Minolta or Pentax. One System has to go.

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Sirius Glass

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Yes. My wife very firmly notified me that mine own collection tendencies had passed from "phase" to "obsession" about the time the 4th SRT-101 entered the house.

"But dear...if one breaks I'll have a spare..."

"But it followed me home. I will feed it and take it out for walks."
 

titrisol

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As a biased-pentaxian, this should be a no brainer (Keep the Pentax)
I rediscovered Pentax a few years ago and their DSRLs are great for my applications, I love the fact I can use the old lenses (even the ones that belonged to my father) in a 2022 body.
And yes, some of the K-mount bodies are beginning to fail but these are 40+ old cameras and I don't think any engineer would have designed things to last forever.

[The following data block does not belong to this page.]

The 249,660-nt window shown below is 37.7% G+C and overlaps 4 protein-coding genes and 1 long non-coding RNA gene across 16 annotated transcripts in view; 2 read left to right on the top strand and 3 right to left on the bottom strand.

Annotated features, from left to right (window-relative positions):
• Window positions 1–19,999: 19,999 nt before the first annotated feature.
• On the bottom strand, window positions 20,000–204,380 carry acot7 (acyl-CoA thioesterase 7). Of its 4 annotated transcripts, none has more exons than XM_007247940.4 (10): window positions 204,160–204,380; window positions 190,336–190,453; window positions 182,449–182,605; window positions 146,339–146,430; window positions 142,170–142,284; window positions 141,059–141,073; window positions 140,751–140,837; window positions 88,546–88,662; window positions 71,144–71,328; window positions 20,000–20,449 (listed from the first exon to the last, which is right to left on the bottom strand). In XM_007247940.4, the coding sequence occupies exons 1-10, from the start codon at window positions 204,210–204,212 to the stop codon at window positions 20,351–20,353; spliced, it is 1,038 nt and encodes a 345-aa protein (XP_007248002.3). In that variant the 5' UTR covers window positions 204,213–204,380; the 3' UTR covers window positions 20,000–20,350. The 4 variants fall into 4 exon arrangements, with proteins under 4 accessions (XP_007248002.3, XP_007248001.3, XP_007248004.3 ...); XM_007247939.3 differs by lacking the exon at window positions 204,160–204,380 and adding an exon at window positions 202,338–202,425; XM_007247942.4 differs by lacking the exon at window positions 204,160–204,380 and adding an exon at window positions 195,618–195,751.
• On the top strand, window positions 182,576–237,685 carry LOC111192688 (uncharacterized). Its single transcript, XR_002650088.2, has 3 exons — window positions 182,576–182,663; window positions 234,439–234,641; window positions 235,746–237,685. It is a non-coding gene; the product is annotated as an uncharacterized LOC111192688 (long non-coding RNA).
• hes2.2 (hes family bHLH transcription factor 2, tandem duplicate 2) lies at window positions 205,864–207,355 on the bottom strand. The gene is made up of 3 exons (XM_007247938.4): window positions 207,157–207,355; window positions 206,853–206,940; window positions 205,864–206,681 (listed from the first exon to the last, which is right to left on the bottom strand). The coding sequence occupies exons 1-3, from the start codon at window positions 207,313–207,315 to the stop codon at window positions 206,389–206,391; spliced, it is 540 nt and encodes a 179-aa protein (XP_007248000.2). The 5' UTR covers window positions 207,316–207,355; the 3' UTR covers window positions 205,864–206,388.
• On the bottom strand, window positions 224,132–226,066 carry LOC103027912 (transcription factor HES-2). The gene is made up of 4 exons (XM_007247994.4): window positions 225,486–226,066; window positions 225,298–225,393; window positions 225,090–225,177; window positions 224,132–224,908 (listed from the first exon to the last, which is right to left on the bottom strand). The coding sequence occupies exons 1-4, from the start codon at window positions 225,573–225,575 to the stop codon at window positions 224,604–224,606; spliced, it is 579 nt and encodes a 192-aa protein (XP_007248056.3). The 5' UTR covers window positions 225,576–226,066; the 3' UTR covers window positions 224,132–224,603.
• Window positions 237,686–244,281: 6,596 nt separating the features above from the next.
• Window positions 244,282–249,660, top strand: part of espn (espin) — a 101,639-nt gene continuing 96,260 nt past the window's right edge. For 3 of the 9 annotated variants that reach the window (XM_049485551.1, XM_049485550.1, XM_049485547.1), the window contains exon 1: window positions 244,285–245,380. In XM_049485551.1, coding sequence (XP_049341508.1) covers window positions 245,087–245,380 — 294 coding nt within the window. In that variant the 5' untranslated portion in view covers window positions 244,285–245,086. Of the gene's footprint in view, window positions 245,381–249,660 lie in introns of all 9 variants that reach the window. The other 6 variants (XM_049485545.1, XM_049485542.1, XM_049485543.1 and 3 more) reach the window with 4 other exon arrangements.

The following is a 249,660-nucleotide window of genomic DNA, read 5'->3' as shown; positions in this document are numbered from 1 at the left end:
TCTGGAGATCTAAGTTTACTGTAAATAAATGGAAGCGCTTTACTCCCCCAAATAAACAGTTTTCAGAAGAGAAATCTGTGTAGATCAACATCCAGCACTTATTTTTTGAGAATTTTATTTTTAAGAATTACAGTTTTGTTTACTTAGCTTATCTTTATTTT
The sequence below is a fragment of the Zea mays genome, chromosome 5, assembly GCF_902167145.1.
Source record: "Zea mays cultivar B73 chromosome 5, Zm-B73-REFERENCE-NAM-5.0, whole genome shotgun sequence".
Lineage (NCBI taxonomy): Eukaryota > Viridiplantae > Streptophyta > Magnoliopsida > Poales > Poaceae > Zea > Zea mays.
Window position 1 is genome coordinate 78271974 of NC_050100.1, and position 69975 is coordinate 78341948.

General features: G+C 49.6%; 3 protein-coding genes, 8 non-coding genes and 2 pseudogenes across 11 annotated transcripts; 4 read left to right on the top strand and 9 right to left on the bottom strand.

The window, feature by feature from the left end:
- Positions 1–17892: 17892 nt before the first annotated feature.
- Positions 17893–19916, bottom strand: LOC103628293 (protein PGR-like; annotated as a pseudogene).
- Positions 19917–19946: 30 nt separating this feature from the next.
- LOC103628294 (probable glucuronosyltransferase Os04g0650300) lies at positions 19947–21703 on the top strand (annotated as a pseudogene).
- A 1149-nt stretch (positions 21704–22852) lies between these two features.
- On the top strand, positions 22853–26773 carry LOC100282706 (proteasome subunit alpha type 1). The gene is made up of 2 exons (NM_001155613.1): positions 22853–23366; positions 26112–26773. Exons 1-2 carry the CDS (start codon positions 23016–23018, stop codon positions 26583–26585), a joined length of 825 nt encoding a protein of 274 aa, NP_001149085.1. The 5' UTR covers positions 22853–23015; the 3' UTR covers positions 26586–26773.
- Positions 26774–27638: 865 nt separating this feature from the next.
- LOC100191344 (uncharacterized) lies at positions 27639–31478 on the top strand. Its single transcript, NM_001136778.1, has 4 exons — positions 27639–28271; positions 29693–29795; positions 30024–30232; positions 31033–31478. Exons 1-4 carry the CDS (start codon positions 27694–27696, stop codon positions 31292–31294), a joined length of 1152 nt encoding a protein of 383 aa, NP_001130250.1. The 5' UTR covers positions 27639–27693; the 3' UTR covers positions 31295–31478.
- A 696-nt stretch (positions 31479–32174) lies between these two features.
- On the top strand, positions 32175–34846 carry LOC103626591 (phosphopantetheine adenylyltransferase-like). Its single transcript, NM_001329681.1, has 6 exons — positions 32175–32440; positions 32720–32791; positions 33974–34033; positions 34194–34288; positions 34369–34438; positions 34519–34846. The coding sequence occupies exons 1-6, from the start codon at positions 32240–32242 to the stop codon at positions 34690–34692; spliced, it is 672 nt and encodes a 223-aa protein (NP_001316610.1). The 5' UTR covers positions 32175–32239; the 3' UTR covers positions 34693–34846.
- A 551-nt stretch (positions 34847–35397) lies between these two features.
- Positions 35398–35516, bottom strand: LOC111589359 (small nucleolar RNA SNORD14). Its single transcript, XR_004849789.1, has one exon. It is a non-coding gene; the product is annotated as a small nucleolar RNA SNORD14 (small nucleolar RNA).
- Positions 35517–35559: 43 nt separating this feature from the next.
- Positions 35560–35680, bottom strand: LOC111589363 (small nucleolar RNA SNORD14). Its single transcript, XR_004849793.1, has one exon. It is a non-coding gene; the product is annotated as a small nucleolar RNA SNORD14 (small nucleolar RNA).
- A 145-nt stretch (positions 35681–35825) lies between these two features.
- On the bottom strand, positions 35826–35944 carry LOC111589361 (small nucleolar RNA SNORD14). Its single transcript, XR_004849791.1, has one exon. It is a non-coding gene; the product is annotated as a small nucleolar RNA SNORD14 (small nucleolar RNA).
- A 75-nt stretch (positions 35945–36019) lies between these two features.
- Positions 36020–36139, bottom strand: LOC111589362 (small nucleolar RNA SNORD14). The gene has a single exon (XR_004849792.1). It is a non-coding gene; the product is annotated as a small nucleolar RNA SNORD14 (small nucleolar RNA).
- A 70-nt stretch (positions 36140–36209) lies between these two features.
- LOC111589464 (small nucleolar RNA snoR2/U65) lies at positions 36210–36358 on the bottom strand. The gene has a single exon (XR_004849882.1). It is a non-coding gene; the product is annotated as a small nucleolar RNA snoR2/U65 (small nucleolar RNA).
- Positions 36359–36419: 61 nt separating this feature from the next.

faberryman

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This is like asking which of your children you should sell into bondage. There is never a satisfactory answer.
 
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It seems like space is more of a motivating factor in getting rid of done stuff than anything else. Even though I started taking pictures more than fifty years ago, I am still in the accumulation phase. There are many Pentax and Minolta cameras and lenses in my collection. There are many other brands too. At thus stage, I am not interested in certain cameras even though it would be interesting to have some experience with them. The list includes cameras like the Minolta XK and XK Motor, the Canon T90, the Contax RTSIII, the Pentax LX, the Nikon F100 and the Topcon Super DM. Any one of these could become expensive paperweights in an instant. They are difficult or impossible to have repaired. A Canon FTb or a Minolta SRT, or a Nikkormat can usually be repaired. Even though I enjoy using cameras like the Nikon N90S or Canon AE-1 Program or Konica FT-1, I like having mechanical cameras in the same mounts so I always have something to put my lenses on.